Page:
Mirza can inspire Asia, including Singapore
Our columnist tells SAZALI ABDUL AZIZ that Singapore can take inspiration from Indian's rise and produce top players
All it takes is one star to lead the way.
That's why I believe Sania Mirza's rise to the top of the Women's Tennis Association's (WTA) doubles rankings last week is a huge milestone for tennis in Asia.
Mirza, 28, is the first Indian woman to be crowned the world's top-ranked doubles player, after winning her third successive doubles title with Swiss great Martina Hingis in the Family Circle Cup in South Carolina.
We've seen the impact a role model can have on tennis in the region.
A fantastic example was the success of China's Li Na and how she has been such a huge driver of tennis not only in China, but also in Asia.
She is a big reason tennis in Asia has never been in a better position than now.
In 2008, there was only one WTA event in China. Now, there are eight.
Li Na's success has also been huge in terms of the growth of participation and following, as well as tennis investments in the region. And there are many other players following her footsteps and coming out of China.
It's going to be the same in India because of Mirza.
I have no doubt Karman Kaur Thandi, the winner of the inaugural Under-16 Future Stars event at last year's WTA Finals in Singapore, looks to Mirza as a role model.
The WTA Future Stars is an initiative that was created and launched last year, in conjunction with Sport Singapore, to create a platform for the region's U-14 and U-16 players to showcase their talent and compete on the same stage as the WTA stars.
Karman was recently selected as a reserve for India's Fed Cup team, and that's a huge achievement for someone still so young.
I cannot stress how important role models are. When I was growing up, Monica Seles was my idol.
I was never fortunate enough to watch "live" professional tennis when I was growing up in a small town in Newfoundland, Canada.
So I would watch tapes of Seles on TV and look at her focus, how she hit her strokes and the various elements that she was very good at then.
I could only dream about the opportunity girls in Singapore now have, to watch the world's top women players compete at the WTA Finals.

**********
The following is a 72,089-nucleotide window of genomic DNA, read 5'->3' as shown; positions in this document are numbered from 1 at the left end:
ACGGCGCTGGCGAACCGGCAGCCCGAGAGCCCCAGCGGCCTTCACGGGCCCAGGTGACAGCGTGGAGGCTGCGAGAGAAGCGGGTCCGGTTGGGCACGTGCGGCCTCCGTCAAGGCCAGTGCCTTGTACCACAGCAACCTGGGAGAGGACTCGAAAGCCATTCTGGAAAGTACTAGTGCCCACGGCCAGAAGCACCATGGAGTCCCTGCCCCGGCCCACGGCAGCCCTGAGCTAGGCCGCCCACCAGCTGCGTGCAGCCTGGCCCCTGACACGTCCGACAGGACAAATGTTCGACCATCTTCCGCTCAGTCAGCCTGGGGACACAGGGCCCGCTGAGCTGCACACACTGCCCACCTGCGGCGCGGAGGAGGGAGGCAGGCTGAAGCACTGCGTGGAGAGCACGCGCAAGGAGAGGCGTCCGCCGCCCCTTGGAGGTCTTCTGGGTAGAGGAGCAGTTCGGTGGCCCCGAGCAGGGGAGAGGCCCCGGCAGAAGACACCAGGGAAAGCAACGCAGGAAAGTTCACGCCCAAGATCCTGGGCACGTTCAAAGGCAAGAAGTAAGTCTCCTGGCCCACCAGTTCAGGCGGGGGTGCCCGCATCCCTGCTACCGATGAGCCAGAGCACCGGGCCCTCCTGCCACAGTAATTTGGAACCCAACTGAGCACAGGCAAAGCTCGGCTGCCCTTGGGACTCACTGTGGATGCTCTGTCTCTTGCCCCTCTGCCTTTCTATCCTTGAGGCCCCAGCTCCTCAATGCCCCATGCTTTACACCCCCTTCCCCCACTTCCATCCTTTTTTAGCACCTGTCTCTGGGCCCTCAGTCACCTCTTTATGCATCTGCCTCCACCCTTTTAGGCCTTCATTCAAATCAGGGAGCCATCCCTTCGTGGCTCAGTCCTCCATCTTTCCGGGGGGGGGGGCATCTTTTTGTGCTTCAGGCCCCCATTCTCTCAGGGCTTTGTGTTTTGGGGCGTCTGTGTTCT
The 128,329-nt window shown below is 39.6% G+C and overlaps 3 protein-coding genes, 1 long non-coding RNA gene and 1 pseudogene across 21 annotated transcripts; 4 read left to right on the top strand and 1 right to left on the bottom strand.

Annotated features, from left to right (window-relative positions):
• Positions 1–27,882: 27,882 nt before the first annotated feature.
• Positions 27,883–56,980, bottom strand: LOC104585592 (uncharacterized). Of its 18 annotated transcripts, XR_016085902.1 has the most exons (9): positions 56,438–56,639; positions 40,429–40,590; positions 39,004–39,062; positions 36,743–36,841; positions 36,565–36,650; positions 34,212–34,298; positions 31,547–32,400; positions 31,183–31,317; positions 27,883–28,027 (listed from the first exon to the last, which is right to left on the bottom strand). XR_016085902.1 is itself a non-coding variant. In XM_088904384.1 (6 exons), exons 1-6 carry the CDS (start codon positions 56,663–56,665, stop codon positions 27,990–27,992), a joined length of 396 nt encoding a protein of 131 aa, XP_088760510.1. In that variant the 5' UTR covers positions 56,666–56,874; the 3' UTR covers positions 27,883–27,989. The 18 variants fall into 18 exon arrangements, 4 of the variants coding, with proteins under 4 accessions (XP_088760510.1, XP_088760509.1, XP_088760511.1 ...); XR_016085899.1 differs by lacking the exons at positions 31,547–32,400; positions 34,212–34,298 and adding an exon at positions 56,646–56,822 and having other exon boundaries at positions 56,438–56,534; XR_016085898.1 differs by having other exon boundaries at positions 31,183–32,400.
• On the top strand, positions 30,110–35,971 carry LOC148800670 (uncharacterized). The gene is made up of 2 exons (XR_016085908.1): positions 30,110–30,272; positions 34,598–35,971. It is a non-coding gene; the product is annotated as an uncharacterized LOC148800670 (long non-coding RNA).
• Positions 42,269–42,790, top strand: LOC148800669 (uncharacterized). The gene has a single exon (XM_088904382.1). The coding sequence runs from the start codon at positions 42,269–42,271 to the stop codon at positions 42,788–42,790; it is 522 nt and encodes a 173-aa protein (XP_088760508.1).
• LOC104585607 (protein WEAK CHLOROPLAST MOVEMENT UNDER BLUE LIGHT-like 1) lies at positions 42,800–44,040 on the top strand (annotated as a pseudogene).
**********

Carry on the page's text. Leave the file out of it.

Having the WTA Finals in Singapore for five years - an expanded term from what was previously three years - allows it to build a legacy for generations to come.
We've seen a lot of different activities resulting from the WTA Finals - tennis in school programmes through some of the sponsors, more kids picking up rackets through coaching clinics and kids being inspired by appearances and speaking engagements by visiting legends.
Some of the looks on the young girls' faces when they watch these players are really inspiring and you can only imagine what's going through their minds.
The WTA Finals is certainly going to have an impact on participation, interest and awareness in the sport, and that's a very important first step.
It is also important for the sport to be accessible.
Then it comes down to coaching and having the resources to help players in their development.
China has the benefit of numbers and Singapore is smaller, but that doesn't mean Singapore cannot have a top player.
In fact, Singapore has some great collegiate players now playing in the NCAA in the United States.
For example, Stefanie Tan was just named Player of the Week in her NCAA conference, and that's a huge achievement.
Singapore is definitely moving in the right direction and, over time, I believe we will see a top player emerge.
At the end of the day, though, there are no shortcuts.
It doesn't matter if you're from Singapore, China, India or Newfoundland.
You have to put in the work, you have to be determined, you have to be hungry.
You can do all these things and bring events to markets, have great coaching, academies and tennis courts, but you can't make a player. It comes from within.
I remember as a kid, a coach told me that it doesn't matter where you're from or what you have; if you want to become something, you can - if you want it bad enough.
And that goes for any child, anywhere in the world, who wants to play at the highest level.
- Canadian Melissa Pine, a former NCAA player and vice-president (Asia Pacific) of the Women's Tennis Association (WTA), has joined The New Paper as a regular columnist. She is the tournament director for the WTA Finals, which made its debut in Singapore last year.
- Tickets for the BNP Paribas WTA Finals Singapore (Oct 23 to Nov 1) presented by SC Global are on sale. Prices start from $16.90 - the same as last year.